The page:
Photo: Scientific American
Stress is generally not a good thing. Most of us who live stressful lives (which, I suppose, would be all of us), are well aware of this.We try to reduce our stress, or even stress about how stressed we are.
Traumatic stress increases the risk for all sorts of psychiatric disorders, including major depressive disorder, anxiety, and post traumatic stress disorder.
But not all stresses are created equal, even the traumatic ones.
And it turns out that it’s not the stress itself that is important…it’s whether or not you have any control over it.
A stress that you can control is a very different one from a stress that you can’t. I usually think of a stress you cannot control as something like the illness of a family member, as compared to a stress you can control, say, the stress involved in training for and running a marathon (which is definitely a physical stressor). These are both stresses, but they aren’t alike. While the stress that you cannot control is often a very traumatic experience, and can predispose people to psychiatric disorders, a controllable stress is actually a good event. Not only does it blunt the impact of the stressor itself, it can be protective against the detriments of future uncontrolled stresses. Scientists call this “behavioural immunization” against future stress.
behavioural immunization involves the recruitment of very specific brain regions, especially the medial prefrontal cortex of the brain.
After exposure to a controllable stress, there is increased activity in the medial prefrontal cortex, and it is thought that the increase in activity is important for the development of behavioural immunization. If you stop this increased activity from taking place during controllable stress, you can prevent behavioural immunization.
But the medial prefrontal cortex is not a single area. Instead, it is divided into the infralimbic cortex and the prelimbic cortex. Each of these areas plays a different role in emotionally processing and expression. But which one is involved in behavioural immunization?
To look at this, the authors of this study exposed rats to either escapable or inescapable stress. The rats are put in a chamber where they will receive a tail shock at random intervals. Half of them have no choice, but the other half have a little wheel. When they turn the wheel, the shock will stop, allowing them to escape the stress. They also had another groups of control rats that never got the shock at all.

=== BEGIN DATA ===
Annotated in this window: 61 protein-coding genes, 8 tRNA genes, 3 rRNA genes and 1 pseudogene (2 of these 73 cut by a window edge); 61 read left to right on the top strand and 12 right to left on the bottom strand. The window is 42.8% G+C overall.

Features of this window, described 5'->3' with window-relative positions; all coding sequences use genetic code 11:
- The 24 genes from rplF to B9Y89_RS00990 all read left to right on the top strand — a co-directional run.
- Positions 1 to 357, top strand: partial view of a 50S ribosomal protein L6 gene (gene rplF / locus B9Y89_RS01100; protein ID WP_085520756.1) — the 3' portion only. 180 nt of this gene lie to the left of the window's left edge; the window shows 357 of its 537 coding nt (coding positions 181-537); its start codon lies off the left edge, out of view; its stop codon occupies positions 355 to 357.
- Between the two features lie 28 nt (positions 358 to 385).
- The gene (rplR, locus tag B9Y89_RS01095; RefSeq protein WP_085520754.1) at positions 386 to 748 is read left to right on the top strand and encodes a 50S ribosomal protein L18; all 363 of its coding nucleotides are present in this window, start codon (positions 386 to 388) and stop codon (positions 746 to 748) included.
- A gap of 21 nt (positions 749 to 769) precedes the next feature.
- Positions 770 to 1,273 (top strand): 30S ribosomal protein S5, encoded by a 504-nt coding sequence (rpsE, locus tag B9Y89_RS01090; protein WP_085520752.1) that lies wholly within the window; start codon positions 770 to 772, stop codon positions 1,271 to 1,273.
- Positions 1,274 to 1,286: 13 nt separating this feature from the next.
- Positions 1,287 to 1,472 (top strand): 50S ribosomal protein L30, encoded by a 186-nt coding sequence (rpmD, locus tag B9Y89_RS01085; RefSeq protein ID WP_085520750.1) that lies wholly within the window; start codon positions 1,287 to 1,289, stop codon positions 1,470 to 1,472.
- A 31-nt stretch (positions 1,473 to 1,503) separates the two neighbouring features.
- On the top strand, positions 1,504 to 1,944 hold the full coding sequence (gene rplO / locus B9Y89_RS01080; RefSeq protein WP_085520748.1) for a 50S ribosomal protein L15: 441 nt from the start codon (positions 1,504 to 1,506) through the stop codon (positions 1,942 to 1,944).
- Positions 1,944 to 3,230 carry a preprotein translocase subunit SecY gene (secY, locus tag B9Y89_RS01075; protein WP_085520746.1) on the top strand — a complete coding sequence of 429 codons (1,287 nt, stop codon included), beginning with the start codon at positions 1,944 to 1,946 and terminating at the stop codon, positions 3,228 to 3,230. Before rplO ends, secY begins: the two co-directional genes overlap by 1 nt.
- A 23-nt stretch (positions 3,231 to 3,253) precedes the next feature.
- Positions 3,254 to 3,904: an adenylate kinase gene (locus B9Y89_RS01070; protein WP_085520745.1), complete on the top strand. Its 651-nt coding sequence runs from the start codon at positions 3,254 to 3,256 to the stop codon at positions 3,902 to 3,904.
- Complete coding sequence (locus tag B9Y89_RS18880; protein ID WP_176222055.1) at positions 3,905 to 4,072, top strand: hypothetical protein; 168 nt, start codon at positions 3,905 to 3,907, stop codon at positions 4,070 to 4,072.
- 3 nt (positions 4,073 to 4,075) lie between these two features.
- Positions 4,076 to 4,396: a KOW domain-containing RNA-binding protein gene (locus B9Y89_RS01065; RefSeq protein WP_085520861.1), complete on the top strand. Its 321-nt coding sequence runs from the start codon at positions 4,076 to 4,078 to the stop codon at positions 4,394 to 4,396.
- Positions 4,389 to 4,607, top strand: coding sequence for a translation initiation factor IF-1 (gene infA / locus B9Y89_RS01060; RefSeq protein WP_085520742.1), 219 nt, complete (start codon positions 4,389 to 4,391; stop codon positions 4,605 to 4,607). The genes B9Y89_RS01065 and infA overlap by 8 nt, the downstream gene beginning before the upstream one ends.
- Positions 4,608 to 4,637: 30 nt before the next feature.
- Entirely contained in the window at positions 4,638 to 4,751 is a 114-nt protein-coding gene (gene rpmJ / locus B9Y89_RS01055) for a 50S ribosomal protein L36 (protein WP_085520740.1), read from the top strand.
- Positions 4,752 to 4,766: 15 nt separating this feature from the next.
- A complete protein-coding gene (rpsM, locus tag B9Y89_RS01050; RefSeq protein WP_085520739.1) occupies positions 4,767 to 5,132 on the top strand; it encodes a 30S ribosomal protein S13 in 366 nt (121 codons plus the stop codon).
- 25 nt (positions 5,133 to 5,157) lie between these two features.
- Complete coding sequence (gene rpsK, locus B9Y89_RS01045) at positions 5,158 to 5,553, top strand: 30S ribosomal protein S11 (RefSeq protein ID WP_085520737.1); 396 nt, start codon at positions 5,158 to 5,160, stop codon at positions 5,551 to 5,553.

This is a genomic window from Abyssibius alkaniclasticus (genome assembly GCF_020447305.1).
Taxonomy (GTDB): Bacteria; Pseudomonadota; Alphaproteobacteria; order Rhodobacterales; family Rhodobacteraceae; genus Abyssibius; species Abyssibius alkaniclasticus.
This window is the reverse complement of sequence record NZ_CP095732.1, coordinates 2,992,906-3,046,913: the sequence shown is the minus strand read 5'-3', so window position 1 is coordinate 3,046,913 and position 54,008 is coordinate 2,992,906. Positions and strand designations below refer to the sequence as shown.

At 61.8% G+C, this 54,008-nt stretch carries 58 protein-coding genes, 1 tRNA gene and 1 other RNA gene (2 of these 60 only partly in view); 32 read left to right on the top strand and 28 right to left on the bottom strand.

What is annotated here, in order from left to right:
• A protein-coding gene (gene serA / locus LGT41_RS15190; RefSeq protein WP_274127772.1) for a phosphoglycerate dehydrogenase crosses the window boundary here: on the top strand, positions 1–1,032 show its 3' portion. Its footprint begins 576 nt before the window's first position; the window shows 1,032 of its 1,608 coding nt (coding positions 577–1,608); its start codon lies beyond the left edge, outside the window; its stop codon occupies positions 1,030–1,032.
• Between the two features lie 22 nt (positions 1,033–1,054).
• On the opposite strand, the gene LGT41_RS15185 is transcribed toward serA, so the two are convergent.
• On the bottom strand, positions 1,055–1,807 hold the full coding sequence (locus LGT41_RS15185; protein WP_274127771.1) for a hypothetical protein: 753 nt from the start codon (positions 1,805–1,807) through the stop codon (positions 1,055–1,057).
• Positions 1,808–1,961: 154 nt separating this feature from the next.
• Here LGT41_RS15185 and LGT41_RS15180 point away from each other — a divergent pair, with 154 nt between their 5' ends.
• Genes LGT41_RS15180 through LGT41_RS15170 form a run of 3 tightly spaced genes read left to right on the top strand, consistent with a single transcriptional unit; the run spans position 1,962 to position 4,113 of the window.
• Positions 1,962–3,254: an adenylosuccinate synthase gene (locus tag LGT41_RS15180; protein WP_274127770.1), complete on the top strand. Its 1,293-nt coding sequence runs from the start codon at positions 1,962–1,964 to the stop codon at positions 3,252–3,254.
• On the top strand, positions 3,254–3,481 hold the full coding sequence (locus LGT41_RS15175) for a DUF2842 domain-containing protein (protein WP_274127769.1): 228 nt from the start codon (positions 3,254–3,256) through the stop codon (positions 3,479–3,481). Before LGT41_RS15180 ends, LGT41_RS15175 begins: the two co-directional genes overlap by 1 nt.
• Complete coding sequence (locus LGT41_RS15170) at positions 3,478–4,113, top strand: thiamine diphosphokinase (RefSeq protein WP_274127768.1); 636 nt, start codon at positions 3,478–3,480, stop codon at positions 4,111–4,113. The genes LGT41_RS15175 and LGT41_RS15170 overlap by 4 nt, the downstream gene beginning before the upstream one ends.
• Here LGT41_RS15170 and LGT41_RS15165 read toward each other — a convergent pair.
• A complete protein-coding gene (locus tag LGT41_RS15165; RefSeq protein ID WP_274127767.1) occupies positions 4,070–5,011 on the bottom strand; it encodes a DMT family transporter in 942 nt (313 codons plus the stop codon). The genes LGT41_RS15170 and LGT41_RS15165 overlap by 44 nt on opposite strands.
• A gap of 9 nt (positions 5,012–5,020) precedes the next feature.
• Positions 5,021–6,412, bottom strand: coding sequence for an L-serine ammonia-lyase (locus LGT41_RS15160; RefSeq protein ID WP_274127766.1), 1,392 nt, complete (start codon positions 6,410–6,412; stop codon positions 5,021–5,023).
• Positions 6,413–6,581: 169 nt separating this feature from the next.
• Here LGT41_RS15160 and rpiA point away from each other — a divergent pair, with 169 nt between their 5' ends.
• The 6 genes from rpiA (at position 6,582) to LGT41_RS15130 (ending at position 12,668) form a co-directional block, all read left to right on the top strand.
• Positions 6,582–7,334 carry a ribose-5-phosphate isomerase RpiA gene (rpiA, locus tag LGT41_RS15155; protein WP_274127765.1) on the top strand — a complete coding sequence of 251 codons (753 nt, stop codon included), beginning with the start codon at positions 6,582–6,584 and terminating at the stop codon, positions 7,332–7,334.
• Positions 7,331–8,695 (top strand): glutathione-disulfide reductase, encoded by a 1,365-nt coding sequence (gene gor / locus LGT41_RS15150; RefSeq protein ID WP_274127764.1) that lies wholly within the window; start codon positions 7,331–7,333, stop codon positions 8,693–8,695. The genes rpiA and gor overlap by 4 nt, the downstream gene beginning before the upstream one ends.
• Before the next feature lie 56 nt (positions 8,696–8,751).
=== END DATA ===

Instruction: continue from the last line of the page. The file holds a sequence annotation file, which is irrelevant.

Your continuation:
After exposure to escapable or inescapable stress, the authors used electrophysiology to see how the neurons in the prelimbic cortex responded. Electrophysiology is a very widely used technique in neuroscience, and is a fascinating way to peer inside the electrical life of a cell. You take a cell (this study worked in slices, but you can also do it in the whole animals), and very, very carefully impale it with a small glass electrode. The electrode is hollow with a little hole in the tip, and by suctioning very carefully, you can merge your electrode in with the membrane of your cell. From there, you have access to all the electrical impulses that run across the cell membrane. You can then take a stimulating electrode, stimulate somewhere else, and watch the cell respond. How much and in what way the cell responds tells you not only what kind of cell it is, but how responsive it is following something like inescapable stress.
The authors found that rats exposed to escapable stress had the makings of behavioural immunization beginning in the prelimbic cortex. When rats were allowed to escape the stress, after the stress the neurons in the prelimbic cortex showed increased electrical activity. The neurons were more excitable. This is a state that has been linked to the development of behavioural immunization. In contrast, the animals that could not escape the stress showed no changes when compared to control, nonstressed rats. This would mean that the rats exposed to escapable stress would end up with more responsive neurons in the prelimbic cortex, which might help them adapt to further stressors.
The medial prefrontal cortex in general has a lot of potential in stress research. Just exciting this area is enough to create resilience to stress in animals. It appears that this effect may be particularly important in the prelimbic area. And this could have potential for work in human stress. Not all stresses are necessarily entirely bad. And work in this area could give us important information on ways to help people who are, or have been, exposed to trauma. If we could produce a behavioural immunization beforehand, for example, we may be able to help people who are likely to go into combat, or if we can target this area to promote stress resilience, we could help those who have already been exposed to traumatic stress.
This story was originally published by Scientific American. Reprinted with permission.
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